But There Is Just One Bad Side Effect
Researchers report that nepetalactone, the essential oil in catnip that gives the plant its characteristic odor, is about ten times more effective at repelling mosquitoes than DEET — the compound used in most commercial insect repellents.
The finding was reported at the 222nd national meeting of the American Chemical Society, the world’s largest scientific society, by the same Iowa State University research group that two years ago discovered that catnip also repels cockroaches.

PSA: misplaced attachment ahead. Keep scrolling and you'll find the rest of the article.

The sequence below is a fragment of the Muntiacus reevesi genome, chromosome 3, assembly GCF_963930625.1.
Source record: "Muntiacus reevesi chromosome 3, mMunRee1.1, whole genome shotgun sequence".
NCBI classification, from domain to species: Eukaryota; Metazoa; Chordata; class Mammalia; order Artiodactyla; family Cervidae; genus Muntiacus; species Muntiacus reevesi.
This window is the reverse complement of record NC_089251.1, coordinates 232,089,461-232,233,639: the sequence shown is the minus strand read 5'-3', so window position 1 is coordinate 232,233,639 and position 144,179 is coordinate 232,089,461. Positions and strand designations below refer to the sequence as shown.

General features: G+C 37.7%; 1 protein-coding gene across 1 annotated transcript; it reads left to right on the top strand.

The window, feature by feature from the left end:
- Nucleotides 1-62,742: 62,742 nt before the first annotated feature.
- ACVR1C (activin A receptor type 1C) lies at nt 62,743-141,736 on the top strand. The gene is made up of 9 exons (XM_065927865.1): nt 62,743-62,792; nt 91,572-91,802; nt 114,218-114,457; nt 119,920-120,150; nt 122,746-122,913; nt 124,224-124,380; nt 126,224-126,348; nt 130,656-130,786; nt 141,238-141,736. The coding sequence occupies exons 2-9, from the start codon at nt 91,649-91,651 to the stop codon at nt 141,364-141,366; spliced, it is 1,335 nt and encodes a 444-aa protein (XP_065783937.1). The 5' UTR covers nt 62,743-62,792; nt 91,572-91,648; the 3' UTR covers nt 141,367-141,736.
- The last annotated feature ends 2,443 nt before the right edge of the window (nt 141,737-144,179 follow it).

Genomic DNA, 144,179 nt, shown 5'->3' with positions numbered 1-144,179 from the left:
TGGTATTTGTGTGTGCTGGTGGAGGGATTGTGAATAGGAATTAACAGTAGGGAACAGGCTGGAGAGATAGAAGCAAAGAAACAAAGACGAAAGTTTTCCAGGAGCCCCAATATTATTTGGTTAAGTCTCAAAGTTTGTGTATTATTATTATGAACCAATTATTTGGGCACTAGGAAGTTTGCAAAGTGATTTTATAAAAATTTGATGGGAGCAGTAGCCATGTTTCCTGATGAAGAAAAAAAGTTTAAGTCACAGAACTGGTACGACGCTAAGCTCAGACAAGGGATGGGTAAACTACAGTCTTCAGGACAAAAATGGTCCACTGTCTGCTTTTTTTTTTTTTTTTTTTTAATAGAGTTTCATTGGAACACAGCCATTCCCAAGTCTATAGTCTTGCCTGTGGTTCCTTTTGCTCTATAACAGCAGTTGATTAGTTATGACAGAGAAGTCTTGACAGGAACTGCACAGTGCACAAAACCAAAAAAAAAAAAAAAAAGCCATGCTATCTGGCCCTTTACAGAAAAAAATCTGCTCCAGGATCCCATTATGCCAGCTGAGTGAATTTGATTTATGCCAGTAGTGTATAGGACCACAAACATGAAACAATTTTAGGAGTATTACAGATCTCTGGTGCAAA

Entomologist Chris Peterson, Ph.D., with Joel Coats, Ph.D., chair of the university’s entomology department, led the effort to test catnip’s ability to repel mosquitoes. Peterson, a former post-doctoral research associate at the school, is now with the U.S. Department of Agriculture Forest Service, Wood Products Insects Research Unit, in Starkville, Miss.
While they used so-called yellow fever mosquitoes (Aedes aegypti) — one of several species of mosquitoes found in the United States — Peterson says catnip should work against all types of mosquitoes.